Bil’s rating (out of 5): BBBB.
USA, 1965. Park Place Production, Warner Bros.. Screenplay by Gavin Lambert, based on his novel. Cinematography by Charles Lang. Produced by Alan J. Pakula. Music by Andre Previn. Production Design by Robert Clatworthy. Costume Design by Bill Thomas. Film Editing by Aaron Stell. Academy Awards 1965. Golden Globe Awards 1965.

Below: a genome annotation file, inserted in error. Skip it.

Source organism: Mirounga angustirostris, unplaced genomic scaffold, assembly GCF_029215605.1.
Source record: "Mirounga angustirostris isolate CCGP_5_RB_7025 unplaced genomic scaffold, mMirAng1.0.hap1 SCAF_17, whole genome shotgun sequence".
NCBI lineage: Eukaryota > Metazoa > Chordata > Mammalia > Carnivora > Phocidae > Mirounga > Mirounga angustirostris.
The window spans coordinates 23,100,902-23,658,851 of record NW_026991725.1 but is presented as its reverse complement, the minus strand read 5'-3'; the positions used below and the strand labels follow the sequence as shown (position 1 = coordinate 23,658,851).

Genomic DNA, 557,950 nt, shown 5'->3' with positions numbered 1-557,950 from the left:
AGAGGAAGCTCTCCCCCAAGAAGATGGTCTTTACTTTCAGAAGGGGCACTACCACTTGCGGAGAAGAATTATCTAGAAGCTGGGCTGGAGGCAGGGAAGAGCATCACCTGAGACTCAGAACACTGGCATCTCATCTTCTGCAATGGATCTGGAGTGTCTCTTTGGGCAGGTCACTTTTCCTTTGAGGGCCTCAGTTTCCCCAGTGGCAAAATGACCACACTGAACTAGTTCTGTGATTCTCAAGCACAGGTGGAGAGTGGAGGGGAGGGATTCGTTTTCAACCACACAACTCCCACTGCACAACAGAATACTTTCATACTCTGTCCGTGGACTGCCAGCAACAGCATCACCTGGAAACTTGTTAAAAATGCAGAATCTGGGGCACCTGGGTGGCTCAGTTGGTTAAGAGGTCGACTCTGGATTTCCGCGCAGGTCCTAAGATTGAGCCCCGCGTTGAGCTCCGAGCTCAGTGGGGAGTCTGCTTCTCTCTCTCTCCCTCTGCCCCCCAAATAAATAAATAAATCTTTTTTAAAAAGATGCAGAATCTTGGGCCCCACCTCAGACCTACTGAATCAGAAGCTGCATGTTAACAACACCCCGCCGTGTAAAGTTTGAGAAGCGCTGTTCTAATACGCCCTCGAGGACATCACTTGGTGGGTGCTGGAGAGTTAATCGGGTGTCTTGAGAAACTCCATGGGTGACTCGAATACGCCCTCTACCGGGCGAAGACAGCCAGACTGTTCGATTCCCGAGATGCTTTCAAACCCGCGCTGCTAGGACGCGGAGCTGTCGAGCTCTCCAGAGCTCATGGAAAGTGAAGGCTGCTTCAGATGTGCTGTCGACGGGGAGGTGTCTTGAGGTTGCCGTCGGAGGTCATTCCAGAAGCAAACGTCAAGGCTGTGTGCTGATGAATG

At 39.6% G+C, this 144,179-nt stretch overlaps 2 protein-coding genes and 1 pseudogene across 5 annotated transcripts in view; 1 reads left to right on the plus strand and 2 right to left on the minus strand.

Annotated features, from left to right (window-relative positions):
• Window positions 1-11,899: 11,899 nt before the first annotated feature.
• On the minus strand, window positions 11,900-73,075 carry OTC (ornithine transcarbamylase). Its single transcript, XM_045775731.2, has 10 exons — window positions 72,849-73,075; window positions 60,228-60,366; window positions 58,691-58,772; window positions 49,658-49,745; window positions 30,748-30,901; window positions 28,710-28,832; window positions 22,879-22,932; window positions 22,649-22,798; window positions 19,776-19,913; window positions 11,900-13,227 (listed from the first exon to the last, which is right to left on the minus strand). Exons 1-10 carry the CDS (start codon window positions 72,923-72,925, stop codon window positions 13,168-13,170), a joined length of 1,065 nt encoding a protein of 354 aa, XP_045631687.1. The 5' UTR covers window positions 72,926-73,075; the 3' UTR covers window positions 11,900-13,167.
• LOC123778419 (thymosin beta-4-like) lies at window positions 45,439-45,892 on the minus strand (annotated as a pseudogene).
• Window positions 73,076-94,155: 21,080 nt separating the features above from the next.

Natalie Wood is terrific as a teenager living on a grimy boardwalk in 1930s California with her mentally unstable, tarot-card reading mother (Ruth Gordon). When a film studio head (Christopher Plummer) gets wind of a record that shows off her enormously charming voice, Wood is whisked away to the stardom she dreams of, but the cost of success hits her from the beginning. Her conniving sister is only too eager to help the studio publicity department by putting their mother away in an institution where she won’t cause any embarrassment, while Wood falls in love with a gorgeous cad of a movie star (Robert Redford) who initiates her into the world of love and sex. An instant success on movie screens, Wood puts in the work and delivers on screen, but the personal compromises add up and what was already a volatile personality that didn’t suffer fools gladly threatens to pierce the edges of sanity. That the director of To Kill A Mockingbird would make a film that pulls no punches in describing the dark side of the film business is not the least bit surprising, but part of what makes this film so interesting is how it straddles the line between old Hollywood and the new order: it’s a bleak film shot in gorgeous, bright colours, looking like Flower Drum Song but with the kind of cynicism (not to mention sexual frankness) audiences would become accustomed to in films like In The Heat Of The Night and Midnight Cowboy a few years later. Plummer gives us the shadier side of the Captain Von Trapp he played the same year, just as handsome and noble but with much more unpredictable danger. The lead role plays very close to Wood’s own personal tragedies, and she gives an outstanding performance even if at twenty-seven she is a bit too ripe to play a fifteen year-old, while Gordon steals her scenes as a woman who is undeniably off balance but is never adorable about it.